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J Surg Res. 1995 Dec;59(6):631-5.

Octreotide inhibition of serotonin-induced ileal chloride secretion.

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Department of Surgery, Yale University School of Medicine, New Haven, Connecticut 06520, USA.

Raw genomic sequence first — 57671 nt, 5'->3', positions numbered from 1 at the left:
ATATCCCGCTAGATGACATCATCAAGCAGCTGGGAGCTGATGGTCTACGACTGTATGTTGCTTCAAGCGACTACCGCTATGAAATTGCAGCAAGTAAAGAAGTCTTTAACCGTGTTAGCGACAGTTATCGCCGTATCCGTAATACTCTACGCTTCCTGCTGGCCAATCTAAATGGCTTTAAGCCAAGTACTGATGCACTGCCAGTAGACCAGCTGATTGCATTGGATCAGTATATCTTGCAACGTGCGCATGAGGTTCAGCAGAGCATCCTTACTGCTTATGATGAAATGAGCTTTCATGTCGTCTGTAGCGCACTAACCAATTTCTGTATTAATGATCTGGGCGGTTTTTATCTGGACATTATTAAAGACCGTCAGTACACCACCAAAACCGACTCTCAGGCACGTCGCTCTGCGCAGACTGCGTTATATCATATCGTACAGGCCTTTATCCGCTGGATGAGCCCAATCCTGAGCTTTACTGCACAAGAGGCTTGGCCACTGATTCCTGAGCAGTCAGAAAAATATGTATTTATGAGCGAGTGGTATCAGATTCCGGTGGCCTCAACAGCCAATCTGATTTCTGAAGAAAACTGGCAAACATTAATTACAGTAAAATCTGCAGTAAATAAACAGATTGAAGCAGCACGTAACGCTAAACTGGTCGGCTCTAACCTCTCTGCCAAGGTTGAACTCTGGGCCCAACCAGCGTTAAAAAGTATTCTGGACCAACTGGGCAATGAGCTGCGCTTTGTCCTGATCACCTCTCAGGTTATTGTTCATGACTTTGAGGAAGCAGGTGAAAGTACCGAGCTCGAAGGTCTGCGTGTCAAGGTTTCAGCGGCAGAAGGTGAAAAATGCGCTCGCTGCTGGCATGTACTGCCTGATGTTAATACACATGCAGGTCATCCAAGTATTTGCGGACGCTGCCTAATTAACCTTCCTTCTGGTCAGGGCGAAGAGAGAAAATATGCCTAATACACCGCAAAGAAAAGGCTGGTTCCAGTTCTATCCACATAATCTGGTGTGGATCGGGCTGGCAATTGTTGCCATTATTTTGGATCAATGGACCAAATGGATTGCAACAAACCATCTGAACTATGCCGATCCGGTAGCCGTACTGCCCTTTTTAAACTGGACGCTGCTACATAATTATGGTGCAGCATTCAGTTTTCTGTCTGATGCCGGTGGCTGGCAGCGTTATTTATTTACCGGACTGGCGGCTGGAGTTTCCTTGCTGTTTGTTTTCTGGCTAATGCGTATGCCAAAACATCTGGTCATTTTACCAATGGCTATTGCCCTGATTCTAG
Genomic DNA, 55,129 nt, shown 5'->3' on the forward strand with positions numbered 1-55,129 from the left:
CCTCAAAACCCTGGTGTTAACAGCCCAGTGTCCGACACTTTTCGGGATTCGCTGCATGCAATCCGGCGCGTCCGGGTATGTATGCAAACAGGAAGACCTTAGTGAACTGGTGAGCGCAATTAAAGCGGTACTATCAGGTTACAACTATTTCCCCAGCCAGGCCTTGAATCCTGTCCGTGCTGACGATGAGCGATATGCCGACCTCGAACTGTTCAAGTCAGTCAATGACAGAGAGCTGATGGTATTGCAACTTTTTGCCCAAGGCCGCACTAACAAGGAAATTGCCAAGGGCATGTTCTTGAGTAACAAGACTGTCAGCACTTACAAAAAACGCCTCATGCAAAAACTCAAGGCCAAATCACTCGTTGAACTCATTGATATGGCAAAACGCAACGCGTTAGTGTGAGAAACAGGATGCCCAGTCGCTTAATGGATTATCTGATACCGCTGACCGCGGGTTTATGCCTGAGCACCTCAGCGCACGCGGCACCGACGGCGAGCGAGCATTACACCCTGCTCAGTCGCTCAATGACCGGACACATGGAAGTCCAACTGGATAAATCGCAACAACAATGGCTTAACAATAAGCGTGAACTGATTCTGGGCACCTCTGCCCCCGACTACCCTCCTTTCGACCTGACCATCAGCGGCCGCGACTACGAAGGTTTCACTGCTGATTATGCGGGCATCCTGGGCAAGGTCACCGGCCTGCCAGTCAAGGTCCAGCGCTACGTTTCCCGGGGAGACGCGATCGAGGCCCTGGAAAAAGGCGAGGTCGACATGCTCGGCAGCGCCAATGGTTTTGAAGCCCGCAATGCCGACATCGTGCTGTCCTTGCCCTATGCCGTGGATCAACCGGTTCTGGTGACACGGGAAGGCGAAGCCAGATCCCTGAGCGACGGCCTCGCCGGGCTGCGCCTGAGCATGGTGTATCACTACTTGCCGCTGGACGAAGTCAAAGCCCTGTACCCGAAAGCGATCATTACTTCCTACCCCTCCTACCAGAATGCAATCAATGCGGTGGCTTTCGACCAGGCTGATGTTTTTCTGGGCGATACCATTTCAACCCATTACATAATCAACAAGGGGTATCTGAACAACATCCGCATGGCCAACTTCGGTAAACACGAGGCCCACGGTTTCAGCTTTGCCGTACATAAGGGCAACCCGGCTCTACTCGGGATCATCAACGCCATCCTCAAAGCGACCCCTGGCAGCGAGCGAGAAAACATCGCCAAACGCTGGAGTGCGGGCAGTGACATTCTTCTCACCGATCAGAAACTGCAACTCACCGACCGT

Octreotide (SMS, synthetic miniature somatostatin) effectively alleviates the secretory diarrhea of the malignant carcinoid syndrome. Although SMS inhibits tumor release of serotonin (5HT) and other bioactive agents, it also inhibits the diarrhea in patients who continue to exhibit elevated serum levels of 5HT. This observation suggest that SMS may directly inhibit mediator-stimulated intestinal ion secretion at the mucosal level. To test this hypothesis, intestinal ion secretion was studied in rabbit ileal mucosa mounted in Ussing chambers. Maximal changes in short circuit current (delta Isc) were observed as an indicator of mucosal ion secretion. The application of pathophysiologic concentrations of 5HT (10(-5) M) to the mucosal preps resulted in a delta Isc of 52 +/- 6 microA/cm2. This 5HT-stimulated delta Isc was significantly inhibited by serosal furosemide (10(-3) M) or use of a chloride-depleted medium, indicating that 5HT stimulates electrogenic chloride secretion in the rabbit ileum. Pretreatment with a therapeutic concentration of SMS (10(-8) M) resulted in a significant inhibition of 5HT-stimulated electrogenic Cl- secretion (9 +/- 1 microA/cm2) (P < 0.005). This inhibitory effect of SMS was not seen in tissue pretreated with pertussis toxin. The results of these experiments demonstrate that octreotide inhibits 5HT-stimulated electrogenic chloride secretion at the mucosal level. Additionally this inhibitory effect of octreotide is likely mediated by activation of the inhibitory subunit of membrane-bound GTP-binding regulatory proteins. These results thus provide experimental evidence in support of the ability of SMS to ameliorate the carcinoid diarrhea by a direct effect on stimulated mucosal ion secretion.

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